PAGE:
Acting Labor and Employment Secretary Danilo P. Cruz yesterday warned illegal recruiters that the amended provisions of Republic Act 8042 relating to penalties for perpetrators of illegal recruitment are now stiffer.
“The express provisions of Republic Act 10022 articulating the new penalties for acts of illegal recruitment provides specific sanctions for such violations which are stiffer, both in civil and criminal liabilities aspect,” Cruz warned.
“Illegal recruitment violation carries the penalty of imprisonment of up to twenty years and civil liability of up to P2 million in fines,” he added.
Cruz issued the warning even as he urged the Philippine Overseas Employment Administration, which regulates overseas recruitment activities, to go all out and strictly enforce the anti-illegal recruitment provisions of R.A. 10022.
“Illegal recruitment has been a perennial problem. Despite the government’s effort to fight this deleterious crime, many Filipinos are still being routinely victimized by illegal recruiters in rural and urban areas. We need to sow fear in the hearts of violators that they face heavy penalties for their illegal activities,” said Cruz, adding that the POEA has been engaged in a very serious campaign and programs have been introduced to guarantee that worker’s rights against illegal recruitment activities are duly protected.
Saying that “illegal recruitment activities must be restrained,” he directed POEA Administrator Hans Leo Cacdac to strictly enforce the rules and regulations on illegal recruitment and to sustain this at all times without any exception.
On the other hand, Cruz urged victims of illegal recruitment not to be afraid and to come out and file complaints against their illegal recruiters so the authorities can apprehend and penalize them.
He said it is not the government alone that can stop illegal recruiters. “We need the participation and cooperation of the public in bringing to court these scum of the earth. The applicants themselves can do much to curtail the activities of illegal recruiters by knowing and exercising their rights to choose who to deal with in their application for overseas employment. They should be vigilant,” Cruz said.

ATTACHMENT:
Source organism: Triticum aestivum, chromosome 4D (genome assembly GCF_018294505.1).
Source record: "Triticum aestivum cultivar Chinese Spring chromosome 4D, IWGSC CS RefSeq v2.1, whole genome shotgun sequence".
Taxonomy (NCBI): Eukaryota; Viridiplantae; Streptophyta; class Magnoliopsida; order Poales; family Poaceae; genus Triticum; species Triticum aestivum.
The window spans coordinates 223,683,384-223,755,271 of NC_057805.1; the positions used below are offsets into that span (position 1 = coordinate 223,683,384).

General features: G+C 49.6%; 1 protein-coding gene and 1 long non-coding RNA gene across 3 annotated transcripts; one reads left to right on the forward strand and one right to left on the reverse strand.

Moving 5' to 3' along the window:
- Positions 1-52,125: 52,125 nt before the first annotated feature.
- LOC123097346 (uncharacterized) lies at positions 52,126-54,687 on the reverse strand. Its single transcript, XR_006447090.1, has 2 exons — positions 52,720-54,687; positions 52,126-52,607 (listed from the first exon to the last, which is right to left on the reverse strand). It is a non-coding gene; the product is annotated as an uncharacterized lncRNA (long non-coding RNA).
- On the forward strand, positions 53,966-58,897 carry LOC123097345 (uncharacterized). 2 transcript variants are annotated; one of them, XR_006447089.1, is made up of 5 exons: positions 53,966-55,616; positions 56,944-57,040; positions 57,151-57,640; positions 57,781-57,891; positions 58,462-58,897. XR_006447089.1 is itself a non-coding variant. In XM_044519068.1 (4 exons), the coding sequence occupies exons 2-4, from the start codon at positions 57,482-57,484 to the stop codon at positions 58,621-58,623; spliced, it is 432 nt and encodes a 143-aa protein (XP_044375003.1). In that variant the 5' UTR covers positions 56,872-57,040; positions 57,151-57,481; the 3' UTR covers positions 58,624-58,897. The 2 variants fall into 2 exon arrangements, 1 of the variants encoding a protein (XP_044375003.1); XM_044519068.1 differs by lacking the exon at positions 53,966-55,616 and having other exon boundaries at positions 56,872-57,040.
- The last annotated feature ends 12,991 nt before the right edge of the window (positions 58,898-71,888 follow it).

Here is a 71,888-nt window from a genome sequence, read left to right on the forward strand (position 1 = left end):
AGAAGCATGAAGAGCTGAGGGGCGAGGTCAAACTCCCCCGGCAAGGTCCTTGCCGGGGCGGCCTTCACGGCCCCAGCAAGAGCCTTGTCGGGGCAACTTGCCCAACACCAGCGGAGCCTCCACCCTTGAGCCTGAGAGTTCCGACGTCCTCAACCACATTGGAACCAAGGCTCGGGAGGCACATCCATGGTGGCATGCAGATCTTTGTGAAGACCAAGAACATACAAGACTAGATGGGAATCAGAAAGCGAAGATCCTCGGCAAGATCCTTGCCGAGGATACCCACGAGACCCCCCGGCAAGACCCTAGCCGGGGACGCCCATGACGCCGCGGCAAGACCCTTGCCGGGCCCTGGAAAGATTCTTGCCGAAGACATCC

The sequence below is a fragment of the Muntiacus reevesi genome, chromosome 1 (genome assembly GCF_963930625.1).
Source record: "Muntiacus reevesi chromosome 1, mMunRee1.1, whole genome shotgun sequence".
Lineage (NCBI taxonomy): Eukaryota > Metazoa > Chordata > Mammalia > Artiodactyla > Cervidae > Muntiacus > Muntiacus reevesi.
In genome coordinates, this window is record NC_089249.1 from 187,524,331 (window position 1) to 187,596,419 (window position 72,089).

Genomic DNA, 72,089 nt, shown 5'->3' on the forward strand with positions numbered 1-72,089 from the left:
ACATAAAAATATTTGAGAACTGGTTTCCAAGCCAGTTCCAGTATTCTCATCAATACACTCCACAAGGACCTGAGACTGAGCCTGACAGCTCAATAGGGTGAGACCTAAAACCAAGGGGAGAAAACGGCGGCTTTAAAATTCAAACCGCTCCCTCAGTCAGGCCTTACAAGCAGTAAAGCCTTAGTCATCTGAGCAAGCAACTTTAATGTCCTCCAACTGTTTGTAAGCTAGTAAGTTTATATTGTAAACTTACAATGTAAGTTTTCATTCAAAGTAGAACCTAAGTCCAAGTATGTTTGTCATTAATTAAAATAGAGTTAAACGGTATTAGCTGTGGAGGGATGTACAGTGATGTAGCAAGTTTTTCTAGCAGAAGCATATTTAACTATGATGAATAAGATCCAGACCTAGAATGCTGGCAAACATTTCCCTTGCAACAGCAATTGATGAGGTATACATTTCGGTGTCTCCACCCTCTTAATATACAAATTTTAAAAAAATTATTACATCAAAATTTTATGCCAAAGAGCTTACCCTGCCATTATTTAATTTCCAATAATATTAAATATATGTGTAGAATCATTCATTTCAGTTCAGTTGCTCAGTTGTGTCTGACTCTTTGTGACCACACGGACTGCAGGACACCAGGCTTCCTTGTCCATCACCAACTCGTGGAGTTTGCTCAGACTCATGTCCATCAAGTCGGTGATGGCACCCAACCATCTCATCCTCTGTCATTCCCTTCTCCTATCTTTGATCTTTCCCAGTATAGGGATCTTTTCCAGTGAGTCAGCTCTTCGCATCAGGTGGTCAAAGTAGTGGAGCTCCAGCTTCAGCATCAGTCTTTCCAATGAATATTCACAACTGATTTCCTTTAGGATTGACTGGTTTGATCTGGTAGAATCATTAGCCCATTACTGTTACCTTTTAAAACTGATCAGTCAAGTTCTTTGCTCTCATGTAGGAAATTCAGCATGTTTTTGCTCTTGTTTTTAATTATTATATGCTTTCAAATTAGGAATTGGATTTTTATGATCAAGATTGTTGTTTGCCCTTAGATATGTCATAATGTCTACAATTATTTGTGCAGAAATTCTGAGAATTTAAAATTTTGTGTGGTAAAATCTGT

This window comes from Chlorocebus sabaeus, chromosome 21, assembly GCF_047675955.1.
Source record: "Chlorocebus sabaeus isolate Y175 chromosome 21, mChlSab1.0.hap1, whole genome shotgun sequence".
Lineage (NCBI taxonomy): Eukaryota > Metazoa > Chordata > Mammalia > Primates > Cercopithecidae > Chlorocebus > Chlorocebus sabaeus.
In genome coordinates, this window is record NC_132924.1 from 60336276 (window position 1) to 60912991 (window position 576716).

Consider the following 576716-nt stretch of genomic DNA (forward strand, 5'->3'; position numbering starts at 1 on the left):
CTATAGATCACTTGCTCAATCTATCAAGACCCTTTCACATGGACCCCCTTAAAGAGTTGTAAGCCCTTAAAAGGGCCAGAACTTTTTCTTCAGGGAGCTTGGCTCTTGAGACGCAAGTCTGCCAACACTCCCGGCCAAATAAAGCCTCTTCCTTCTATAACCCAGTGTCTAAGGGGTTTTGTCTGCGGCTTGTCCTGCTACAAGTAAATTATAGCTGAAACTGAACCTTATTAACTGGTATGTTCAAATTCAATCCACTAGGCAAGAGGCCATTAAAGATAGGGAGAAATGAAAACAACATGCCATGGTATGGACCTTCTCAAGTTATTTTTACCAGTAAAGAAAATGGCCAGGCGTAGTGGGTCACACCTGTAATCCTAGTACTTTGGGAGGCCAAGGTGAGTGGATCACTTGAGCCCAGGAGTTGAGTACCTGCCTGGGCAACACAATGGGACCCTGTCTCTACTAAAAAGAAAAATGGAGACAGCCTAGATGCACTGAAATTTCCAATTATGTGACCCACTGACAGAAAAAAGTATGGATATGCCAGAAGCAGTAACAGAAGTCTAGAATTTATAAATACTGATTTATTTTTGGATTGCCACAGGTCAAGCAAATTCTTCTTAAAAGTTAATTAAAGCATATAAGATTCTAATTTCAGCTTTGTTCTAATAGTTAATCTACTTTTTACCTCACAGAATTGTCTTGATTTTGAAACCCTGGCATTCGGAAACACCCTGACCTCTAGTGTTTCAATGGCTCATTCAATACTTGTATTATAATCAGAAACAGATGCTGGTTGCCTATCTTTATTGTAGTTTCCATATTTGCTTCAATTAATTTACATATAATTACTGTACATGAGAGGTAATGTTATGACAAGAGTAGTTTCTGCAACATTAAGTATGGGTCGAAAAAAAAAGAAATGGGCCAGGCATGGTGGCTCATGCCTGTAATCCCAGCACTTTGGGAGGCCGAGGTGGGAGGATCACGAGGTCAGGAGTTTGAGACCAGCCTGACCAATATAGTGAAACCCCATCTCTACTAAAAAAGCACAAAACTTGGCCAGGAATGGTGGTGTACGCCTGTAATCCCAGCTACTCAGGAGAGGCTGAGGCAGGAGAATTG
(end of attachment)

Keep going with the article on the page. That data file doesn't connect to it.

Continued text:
To track down illegal recruiters, the POEA’s Anti-Illegal Recruitment Branch is intensifying its surveillance and investigation of suspected illegal recruiters in various areas of the country. It also regularly sends out POEA operatives to close establishments determined to be engaged in the nefarious trade and assists aggrieved parties in filing necessary civil and criminal cases in court.
Cruz reiterated the penalties for illegal recruitment as provided for under R. A. 10022, to wit:
“SEC. 7.Penalties. –
“(a) Any person found guilty of illegal recruitment shall suffer the penalty of imprisonment of not less than twelve (12) years and one (1) day but not more than twenty (20) years and a fine of not less than One million pesos (P1,000,000.00) nor more than Two million pesos (P2,000,000.00).
“(b) The penalty of life imprisonment and a fine of not less than Two million pesos (P2,000,000.00) nor more than Five million pesos (P5,000,000.00) shall be imposed if illegal recruitment constitutes economic sabotage as defined therein.
“Provided, however, That the maximum penalty shall be imposed if the person illegally recruited is less than eighteen (18) years of age or committed by a non-licensee or non-holder of authority.
“(c) Any person found guilty of any of the prohibited acts shall suffer the penalty of imprisonment of not less than six (6) years and one (1) day but not more than twelve (12) years and a fine of not less than Five hundred thousand pesos (P500,000.00) nor more than One million pesos (P1,000,000.00).
“If the offender is an alien, he or she shall, in addition to the penalties herein prescribed, be deported without further proceedings.
“In every case, conviction shall cause and carry the automatic revocation of the license or registration of the recruitment/manning agency, lending institutions, training school, or medical clinic.”
Cruz said the tougher penalties are intended to curb illegal activities relating to recruitment and placement of workers.
“The POEA and other DOLE attached agencies continuously support and conduct seminars and training to impart knowledge and information on proper recruitment and placement process in order to prevent illegal recruiters from even attempting to victimize Filipino workers,” he said.
He explained that some of the persistent illegal recruitment violations include cases of misrepresentation, violation of employment contracts, violation of contractual obligation to employees, excessive collection of processing fees and documentation expenses, and unauthorized operation of recruitment and placement agency.
End/Stella P. Bañares